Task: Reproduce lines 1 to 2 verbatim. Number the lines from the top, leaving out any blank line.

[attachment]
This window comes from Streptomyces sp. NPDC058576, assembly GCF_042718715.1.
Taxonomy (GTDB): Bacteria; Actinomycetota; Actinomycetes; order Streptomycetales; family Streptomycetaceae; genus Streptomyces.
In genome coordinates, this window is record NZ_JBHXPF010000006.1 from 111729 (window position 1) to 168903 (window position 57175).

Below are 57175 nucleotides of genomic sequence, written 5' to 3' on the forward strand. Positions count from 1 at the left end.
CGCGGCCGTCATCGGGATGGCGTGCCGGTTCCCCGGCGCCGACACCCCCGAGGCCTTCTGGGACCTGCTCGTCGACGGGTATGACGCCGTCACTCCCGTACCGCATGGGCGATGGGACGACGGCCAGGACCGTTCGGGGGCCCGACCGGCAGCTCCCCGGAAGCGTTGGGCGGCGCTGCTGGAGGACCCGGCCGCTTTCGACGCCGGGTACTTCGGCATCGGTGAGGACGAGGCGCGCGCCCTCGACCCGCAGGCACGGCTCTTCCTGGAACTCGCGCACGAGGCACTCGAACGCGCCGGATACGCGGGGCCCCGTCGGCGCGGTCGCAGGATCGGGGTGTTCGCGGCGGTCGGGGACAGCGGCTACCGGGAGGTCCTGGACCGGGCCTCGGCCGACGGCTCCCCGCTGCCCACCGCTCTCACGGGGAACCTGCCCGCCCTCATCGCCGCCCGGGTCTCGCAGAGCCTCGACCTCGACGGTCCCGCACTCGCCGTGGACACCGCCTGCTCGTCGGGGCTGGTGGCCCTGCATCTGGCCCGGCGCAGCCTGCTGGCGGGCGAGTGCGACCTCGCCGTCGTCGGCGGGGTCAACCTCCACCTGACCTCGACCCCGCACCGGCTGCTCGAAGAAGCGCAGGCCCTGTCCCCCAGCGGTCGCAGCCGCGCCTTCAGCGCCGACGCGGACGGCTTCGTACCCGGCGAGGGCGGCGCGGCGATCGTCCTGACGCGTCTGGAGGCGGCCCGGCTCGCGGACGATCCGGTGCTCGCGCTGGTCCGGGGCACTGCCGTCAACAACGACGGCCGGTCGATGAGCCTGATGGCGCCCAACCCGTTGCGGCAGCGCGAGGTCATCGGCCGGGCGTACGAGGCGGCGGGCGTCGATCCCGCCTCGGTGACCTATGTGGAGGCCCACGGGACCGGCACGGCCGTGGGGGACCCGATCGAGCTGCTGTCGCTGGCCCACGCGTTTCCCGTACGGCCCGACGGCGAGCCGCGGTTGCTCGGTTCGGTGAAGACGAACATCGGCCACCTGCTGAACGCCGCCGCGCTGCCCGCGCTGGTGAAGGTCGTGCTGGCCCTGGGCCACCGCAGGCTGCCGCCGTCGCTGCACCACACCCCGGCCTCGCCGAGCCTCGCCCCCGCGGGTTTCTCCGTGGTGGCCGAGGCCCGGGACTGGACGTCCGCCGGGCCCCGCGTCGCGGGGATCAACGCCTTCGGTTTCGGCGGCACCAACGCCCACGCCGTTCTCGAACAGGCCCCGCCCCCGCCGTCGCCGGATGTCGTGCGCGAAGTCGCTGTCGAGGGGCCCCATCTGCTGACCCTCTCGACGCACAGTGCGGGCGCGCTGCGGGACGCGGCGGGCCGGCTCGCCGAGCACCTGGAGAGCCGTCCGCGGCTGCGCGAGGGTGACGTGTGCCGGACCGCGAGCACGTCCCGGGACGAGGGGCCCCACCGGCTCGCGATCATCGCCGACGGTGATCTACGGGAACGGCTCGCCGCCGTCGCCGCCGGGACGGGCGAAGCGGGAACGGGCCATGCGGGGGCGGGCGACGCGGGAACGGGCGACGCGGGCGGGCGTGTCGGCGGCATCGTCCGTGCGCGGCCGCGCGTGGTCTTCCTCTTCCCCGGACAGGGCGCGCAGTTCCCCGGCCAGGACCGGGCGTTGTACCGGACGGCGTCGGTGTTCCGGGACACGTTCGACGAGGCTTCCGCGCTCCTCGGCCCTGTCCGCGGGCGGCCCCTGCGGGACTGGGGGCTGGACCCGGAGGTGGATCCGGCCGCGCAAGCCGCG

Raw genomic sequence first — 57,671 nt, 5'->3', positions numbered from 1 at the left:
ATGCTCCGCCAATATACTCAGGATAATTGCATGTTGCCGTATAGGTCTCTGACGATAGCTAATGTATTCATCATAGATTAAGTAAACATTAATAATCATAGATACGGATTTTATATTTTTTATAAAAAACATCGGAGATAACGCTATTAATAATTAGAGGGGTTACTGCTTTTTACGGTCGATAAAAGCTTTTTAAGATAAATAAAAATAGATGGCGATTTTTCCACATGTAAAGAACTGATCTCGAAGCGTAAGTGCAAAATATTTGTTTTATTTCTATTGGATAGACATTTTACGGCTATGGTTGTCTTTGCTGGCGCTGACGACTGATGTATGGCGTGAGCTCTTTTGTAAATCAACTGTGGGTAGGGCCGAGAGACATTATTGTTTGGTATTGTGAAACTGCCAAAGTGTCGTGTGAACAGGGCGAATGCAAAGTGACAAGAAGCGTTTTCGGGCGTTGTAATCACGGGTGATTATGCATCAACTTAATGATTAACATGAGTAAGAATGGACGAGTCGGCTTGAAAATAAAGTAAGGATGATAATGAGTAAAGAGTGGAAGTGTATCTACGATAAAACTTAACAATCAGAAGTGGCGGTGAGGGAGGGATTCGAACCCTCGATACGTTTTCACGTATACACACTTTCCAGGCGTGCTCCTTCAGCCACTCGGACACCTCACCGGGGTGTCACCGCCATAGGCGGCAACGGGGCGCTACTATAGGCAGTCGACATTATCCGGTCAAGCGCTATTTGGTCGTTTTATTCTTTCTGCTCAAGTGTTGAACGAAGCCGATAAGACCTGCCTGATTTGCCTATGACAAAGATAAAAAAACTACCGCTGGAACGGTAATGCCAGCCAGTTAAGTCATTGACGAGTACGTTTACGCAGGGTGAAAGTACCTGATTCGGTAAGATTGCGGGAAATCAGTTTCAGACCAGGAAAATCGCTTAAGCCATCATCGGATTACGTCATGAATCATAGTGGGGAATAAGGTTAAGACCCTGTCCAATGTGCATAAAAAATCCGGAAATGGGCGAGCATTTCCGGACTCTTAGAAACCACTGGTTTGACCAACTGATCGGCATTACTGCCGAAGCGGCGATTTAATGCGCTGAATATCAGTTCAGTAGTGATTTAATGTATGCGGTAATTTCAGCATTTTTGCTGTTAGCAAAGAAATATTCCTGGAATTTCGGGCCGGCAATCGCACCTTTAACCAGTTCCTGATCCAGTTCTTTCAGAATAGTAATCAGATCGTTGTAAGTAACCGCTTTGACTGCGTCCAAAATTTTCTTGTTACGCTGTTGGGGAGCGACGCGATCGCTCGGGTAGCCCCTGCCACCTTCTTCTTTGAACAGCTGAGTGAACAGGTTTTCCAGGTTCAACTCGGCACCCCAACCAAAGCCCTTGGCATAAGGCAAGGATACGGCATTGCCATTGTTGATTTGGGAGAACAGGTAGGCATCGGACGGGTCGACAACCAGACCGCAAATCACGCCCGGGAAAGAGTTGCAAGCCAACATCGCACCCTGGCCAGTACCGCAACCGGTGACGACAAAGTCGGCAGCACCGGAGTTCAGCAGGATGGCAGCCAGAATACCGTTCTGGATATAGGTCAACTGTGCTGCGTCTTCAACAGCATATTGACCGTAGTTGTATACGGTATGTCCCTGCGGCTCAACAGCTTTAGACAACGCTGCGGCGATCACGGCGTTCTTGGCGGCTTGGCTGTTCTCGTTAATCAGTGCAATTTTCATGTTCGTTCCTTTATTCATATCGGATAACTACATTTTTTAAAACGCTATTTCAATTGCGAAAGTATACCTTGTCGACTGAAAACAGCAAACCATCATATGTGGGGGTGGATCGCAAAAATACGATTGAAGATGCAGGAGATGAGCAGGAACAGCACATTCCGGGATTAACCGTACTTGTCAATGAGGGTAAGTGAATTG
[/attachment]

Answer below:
This window comes from Streptomyces sp. NPDC058576, assembly GCF_042718715.1.
Taxonomy (GTDB): Bacteria; Actinomycetota; Actinomycetes; order Streptomycetales; family Streptomycetaceae; genus Streptomyces.